Another technique is to take off from camp using spot-and-stalk. As always you will need to pay close attention to the wind, what moose lack in speed they make up in smell. Moose have huge noses that are not only good at smelling bears and wolves, but hunters too.

Bull moose are also very responsive to calling, whether it’s from a commercial call or a homemade job like a funnel. The technique is very similar to using a whitetail doe grunt and trying to draw in big buck. By mimicking a cow moose, big bulls will usually respond in someway looking for a cow in heat. I have also rattled in bulls using nothing more than a boat paddle, but have also used a set of small moose sheds. When the rut is on bulls will respond to just about any noise, hunters need to be careful as rut crazed bulls can and will become very aggressive.

5) Be Prepared
For residents and non-residents alike bow-hunting moose doesn’t require a guide here in Alaska. Guided hunts can be quite expensive; so most bow-hunters do the “do-it-yourselfer” and go out on their own. In my opinion it is the only way to go. Seven- to ten days on the tundra with bow in hand is not only the ultimate adventure, but also true a test of your bow-hunting skills. But like all hunts in Alaska it’s not for the weak of heart and can be tough, bordering on the extreme at times. Finding and taking that bull of a lifetime can and will be the highlight of the hunt, but getting 1,800 pounds of him back to camp and then back home can be a different story.  In addition to that a hunter has to be ready for all that the great outdoors and a hunt like this has to offer. Whether it’s constant rain, mosquitoes, an upset bush pilot or the ever-constant threat of bears you have to be prepared and have the brains to get things done and in some cases survive.  I would highly suggest you invest in a satellite phone and a good GPS. You never know what can happen and the security they provide will make the hunt that more enjoyable.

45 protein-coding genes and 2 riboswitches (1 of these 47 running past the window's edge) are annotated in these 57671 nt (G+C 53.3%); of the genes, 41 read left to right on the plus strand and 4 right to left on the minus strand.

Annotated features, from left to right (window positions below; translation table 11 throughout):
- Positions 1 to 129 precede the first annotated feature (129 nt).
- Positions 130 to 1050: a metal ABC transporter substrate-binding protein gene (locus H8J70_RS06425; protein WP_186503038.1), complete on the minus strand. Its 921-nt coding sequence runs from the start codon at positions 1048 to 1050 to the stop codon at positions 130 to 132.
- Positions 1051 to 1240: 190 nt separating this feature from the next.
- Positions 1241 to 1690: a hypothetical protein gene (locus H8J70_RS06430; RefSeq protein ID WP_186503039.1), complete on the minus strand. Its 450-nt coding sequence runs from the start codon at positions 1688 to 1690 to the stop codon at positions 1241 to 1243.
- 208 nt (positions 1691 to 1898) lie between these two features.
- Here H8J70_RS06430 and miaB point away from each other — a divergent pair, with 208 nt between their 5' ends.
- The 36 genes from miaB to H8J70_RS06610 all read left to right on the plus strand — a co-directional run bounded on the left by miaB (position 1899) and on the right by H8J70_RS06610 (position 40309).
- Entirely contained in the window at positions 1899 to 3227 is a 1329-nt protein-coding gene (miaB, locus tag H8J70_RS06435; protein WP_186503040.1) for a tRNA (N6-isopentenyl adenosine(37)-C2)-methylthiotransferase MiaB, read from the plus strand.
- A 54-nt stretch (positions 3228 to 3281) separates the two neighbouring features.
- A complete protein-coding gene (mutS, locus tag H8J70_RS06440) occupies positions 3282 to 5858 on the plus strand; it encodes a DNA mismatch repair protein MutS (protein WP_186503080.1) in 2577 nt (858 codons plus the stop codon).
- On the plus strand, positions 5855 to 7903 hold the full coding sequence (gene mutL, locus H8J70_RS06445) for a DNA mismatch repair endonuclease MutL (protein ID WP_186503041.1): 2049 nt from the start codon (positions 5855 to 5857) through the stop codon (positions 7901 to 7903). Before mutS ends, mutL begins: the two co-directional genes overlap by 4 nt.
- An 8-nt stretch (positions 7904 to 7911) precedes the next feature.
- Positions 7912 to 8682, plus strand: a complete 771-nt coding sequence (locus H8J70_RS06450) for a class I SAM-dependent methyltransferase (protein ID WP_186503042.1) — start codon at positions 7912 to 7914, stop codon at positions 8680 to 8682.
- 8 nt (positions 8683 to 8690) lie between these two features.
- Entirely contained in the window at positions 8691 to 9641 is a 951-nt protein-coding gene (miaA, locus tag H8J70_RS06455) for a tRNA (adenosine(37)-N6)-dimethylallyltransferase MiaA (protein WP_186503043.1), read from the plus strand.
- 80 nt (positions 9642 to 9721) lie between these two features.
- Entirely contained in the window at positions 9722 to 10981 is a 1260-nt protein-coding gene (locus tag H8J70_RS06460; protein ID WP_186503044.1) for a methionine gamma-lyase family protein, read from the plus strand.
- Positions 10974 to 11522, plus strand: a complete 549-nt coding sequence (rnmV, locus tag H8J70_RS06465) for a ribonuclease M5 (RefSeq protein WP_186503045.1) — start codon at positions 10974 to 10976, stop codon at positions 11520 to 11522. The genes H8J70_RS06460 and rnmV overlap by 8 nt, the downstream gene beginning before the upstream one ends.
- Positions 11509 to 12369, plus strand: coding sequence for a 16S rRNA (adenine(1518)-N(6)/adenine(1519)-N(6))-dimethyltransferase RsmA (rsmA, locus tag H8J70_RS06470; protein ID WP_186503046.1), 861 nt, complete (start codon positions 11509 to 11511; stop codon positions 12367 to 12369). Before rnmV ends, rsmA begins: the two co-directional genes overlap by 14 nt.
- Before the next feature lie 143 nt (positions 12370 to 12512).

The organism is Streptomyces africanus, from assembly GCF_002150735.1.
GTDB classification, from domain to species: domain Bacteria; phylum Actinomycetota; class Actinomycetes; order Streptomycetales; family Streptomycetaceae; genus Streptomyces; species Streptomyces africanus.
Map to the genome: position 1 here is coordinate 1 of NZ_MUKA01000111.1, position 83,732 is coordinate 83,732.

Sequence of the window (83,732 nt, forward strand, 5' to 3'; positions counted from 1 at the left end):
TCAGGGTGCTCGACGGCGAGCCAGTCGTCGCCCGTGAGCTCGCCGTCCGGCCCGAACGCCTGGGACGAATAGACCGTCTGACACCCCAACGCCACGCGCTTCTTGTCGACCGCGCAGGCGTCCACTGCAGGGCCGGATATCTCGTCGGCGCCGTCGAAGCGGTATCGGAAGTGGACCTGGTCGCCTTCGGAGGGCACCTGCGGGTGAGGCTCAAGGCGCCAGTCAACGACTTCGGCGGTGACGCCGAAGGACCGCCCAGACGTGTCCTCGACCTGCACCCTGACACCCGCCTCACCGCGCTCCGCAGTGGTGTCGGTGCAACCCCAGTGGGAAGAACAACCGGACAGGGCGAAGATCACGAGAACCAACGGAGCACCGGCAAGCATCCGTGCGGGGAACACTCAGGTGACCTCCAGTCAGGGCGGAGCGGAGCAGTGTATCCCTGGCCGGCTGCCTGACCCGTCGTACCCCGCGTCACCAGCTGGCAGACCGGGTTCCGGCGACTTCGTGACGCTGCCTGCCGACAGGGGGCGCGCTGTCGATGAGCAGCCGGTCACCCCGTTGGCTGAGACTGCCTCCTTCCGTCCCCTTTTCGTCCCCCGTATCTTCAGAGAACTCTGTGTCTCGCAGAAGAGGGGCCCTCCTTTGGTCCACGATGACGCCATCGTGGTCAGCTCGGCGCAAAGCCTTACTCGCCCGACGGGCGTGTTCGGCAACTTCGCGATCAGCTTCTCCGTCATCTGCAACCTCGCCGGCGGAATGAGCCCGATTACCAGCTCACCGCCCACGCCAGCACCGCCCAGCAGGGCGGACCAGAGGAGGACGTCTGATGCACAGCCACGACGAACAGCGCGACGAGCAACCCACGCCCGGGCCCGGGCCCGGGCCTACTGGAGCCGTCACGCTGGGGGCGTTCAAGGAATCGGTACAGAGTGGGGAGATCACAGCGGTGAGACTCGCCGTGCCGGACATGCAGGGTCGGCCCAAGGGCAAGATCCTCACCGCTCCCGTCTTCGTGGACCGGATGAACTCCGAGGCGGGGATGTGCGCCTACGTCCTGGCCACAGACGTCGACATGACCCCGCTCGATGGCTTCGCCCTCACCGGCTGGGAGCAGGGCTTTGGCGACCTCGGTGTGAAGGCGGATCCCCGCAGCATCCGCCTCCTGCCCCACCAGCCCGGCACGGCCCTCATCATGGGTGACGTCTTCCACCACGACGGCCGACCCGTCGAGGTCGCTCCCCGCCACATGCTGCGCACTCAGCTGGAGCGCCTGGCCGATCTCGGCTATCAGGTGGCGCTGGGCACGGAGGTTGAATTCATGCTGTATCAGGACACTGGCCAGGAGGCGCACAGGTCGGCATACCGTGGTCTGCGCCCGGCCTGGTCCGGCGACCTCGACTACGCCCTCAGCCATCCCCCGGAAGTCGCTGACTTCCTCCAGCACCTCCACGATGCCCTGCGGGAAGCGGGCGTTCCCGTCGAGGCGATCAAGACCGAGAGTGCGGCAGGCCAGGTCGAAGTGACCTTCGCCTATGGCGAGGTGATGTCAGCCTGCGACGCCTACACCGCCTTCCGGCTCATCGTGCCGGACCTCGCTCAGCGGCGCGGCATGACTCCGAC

The bull was standing on the edge of a riverbank with his nose stuck in the water.  Not knowing exactly how I would cut the distance I decided with each dip of his head I would weave in and out of the willows until I could get within bow range. My hope at the time was that he wouldn’t venture back into the wall of willows where there would be no chance. I love when a plan works and with each dip I made a move and the bull stayed in place. This worked and the final reading on the rangefinder said he was broadside at 43 yards. As the Bowtech reacted and the Gold Tip disappeared into the brown hide I knew the shot was good. I wondered now if he would go into the water or turn to the willows.

Paul Atkins is an accomplished outdoor writer and author from Kotzebue, Alaska. He has written hundreds of articles on big-game hunting throughout North America and Africa.